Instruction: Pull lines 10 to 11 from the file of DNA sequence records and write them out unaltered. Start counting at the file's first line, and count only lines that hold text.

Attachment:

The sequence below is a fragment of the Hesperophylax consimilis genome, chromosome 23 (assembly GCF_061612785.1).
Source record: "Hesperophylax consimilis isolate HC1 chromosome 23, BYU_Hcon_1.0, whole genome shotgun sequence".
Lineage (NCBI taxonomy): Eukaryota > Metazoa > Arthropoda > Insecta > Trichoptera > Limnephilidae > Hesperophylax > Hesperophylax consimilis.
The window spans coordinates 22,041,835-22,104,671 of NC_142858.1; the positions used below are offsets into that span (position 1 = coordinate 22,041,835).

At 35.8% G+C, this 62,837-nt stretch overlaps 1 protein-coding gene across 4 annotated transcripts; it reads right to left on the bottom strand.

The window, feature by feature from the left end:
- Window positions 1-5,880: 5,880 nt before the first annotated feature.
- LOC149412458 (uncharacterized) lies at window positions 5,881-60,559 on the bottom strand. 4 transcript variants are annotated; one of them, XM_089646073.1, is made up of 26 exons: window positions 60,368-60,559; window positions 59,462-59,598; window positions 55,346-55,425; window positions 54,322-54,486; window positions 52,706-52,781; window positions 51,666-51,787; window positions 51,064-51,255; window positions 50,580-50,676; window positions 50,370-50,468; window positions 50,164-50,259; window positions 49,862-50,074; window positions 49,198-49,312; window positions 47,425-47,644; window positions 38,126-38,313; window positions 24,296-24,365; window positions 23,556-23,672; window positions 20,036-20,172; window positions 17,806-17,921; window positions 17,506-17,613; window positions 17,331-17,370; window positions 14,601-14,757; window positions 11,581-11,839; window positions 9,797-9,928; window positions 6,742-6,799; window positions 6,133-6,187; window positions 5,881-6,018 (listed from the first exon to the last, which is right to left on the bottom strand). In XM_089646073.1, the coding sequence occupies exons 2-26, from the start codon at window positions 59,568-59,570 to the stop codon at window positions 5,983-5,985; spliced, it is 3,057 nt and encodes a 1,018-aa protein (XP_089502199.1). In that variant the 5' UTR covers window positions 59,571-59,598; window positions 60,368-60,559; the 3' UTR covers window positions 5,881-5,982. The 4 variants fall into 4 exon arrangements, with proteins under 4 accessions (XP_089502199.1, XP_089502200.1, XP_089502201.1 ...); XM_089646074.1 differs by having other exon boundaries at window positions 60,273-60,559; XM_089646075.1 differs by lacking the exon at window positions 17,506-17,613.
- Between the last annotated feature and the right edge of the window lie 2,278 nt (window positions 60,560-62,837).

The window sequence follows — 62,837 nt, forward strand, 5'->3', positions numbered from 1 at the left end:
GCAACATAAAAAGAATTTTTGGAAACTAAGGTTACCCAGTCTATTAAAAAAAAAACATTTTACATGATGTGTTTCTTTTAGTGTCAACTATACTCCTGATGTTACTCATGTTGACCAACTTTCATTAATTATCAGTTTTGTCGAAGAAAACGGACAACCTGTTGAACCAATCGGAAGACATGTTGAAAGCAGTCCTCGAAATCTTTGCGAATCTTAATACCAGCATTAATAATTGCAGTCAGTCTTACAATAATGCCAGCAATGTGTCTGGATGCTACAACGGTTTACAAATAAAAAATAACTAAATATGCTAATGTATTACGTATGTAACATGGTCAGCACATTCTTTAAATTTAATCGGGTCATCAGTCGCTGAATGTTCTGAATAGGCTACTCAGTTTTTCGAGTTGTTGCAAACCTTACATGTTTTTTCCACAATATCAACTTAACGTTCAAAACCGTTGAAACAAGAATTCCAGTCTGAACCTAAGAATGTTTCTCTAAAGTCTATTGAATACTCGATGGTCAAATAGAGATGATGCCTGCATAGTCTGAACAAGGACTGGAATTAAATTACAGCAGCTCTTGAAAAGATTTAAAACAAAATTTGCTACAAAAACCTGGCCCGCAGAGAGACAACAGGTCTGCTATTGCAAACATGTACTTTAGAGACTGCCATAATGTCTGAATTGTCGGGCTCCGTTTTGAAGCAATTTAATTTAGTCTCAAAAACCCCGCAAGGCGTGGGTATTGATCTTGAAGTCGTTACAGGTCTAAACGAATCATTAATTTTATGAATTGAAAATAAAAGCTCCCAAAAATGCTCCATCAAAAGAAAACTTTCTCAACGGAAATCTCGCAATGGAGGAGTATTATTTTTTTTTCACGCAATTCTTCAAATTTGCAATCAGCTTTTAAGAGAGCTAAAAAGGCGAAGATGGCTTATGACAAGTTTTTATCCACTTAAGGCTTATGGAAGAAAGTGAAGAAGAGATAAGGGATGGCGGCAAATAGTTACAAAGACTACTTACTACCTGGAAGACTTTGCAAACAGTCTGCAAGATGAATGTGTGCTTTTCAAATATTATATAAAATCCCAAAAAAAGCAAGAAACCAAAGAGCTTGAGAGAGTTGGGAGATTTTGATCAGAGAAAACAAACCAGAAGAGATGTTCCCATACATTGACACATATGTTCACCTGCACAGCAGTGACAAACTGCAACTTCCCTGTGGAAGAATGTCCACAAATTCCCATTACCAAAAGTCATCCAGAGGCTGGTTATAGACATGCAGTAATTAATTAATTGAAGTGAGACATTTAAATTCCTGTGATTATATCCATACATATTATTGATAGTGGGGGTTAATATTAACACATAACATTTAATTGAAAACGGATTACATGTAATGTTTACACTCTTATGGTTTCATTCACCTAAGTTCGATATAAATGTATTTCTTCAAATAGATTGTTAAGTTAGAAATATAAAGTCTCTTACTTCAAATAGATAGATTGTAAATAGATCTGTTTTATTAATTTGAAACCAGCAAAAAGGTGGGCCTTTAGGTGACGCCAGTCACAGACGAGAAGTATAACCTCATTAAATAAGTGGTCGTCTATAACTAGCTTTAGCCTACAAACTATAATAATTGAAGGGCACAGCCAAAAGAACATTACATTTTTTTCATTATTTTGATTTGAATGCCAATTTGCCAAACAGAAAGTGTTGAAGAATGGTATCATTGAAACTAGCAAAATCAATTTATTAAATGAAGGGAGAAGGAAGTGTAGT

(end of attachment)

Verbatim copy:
The window sequence follows — 62,837 nt, forward strand, 5'->3', positions numbered from 1 at the left end:
GCAACATAAAAAGAATTTTTGGAAACTAAGGTTACCCAGTCTATTAAAAAAAAAACATTTTACATGATGTGTTTCTTTTAGTGTCAACTATACTCCTGATGTTACTCATGTTGACCAACTTTCATTAATTATCAGTTTTGTCGAAGAAAACGGACAACCTGTTGAACCAATCGGAAGACATGTTGAAAGCAGTCCTCGAAATCTTTGCGAATCTTAATACCAGCATTAATAATTGCAGTCAGTCTTACAATAATGCCAGCAATGTGTCTGGATGCTACAACGGTTTACAAATAAAAAATAACTAAATATGCTAATGTATTACGTATGTAACATGGTCAGCACATTCTTTAAATTTAATCGGGTCATCAGTCGCTGAATGTTCTGAATAGGCTACTCAGTTTTTCGAGTTGTTGCAAACCTTACATGTTTTTTCCACAATATCAACTTAACGTTCAAAACCGTTGAAACAAGAATTCCAGTCTGAACCTAAGAATGTTTCTCTAAAGTCTATTGAATACTCGATGGTCAAATAGAGATGATGCCTGCATAGTCTGAACAAGGACTGGAATTAAATTACAGCAGCTCTTGAAAAGATTTAAAACAAAATTTGCTACAAAAACCTGGCCCGCAGAGAGACAACAGGTCTGCTATTGCAAACATGTACTTTAGAGACTGCCATAATGTCTGAATTGTCGGGCTCCGTTTTGAAGCAATTTAATTTAGTCTCAAAAACCCCGCAAGGCGTGGGTATTGATCTTGAAGTCGTTACAGGTCTAAACGAATCATTAATTTTATGAATTGAAAATAAAAGCTCCCAAAAATGCTCCATCAAAAGAAAACTTTCTCAACGGAAATCTCGCAATGGAGGAGTATTATTTTTTTTTCACGCAATTCTTCAAATTTGCAATCAGCTTTTAAGAGAGCTAAAAAGGCGAAGATGGCTTATGACAAGTTTTTATCCACTTAAGGCTTATGGAAGAAAGTGAAGAAGAGATAAGGGATGGCGGCAAATAGTTACAAAGACTACTTACTACCTGGAAGACTTTGCAAACAGTCTGCAAGATGAATGTGTGCTTTTCAAATATTATATAAAATCCCAAAAAAAGCAAGAAACCAAAGAGCTTGAGAGAGTTGGGAGATTTTGATCAGAGAAAACAAACCAGAAGAGATGTTCCCATACATTGACACATATGTTCACCTGCACAGCAGTGACAAACTGCAACTTCCCTGTGGAAGAATGTCCACAAATTCCCATTACCAAAAGTCATCCAGAGGCTGGTTATAGACATGCAGTAATTAATTAATTGAAGTGAGACATTTAAATTCCTGTGATTATATCCATACATATTATTGATAGTGGGGGTTAATATTAACACATAACATTTAATTGAAAACGGATTACATGTAATGTTTACACTCTTATGGTTTCATTCACCTAAGTTCGATATAAATGTATTTCTTCAAATAGATTGTTAAGTTAGAAATATAAAGTCTCTTACTTCAAATAGATAGATTGTAAATAGATCTGTTTTATTAATTTGAAACCAGCAAAAAGGTGGGCCTTTAGGTGACGCCAGTCACAGACGAGAAGTATAACCTCATTAAATAAGTGGTCGTCTATAACTAGCTTTAGCCTACAAACTATAATAATTGAAGGGCACAGCCAAAAGAACATTACATTTTTTTCATTATTTTGATTTGAATGCCAATTTGCCAAACAGAAAGTGTTGAAGAATGGTATCATTGAAACTAGCAAAATCAATTTATTAAATGAAGGGAGAAGGAAGTGTAGT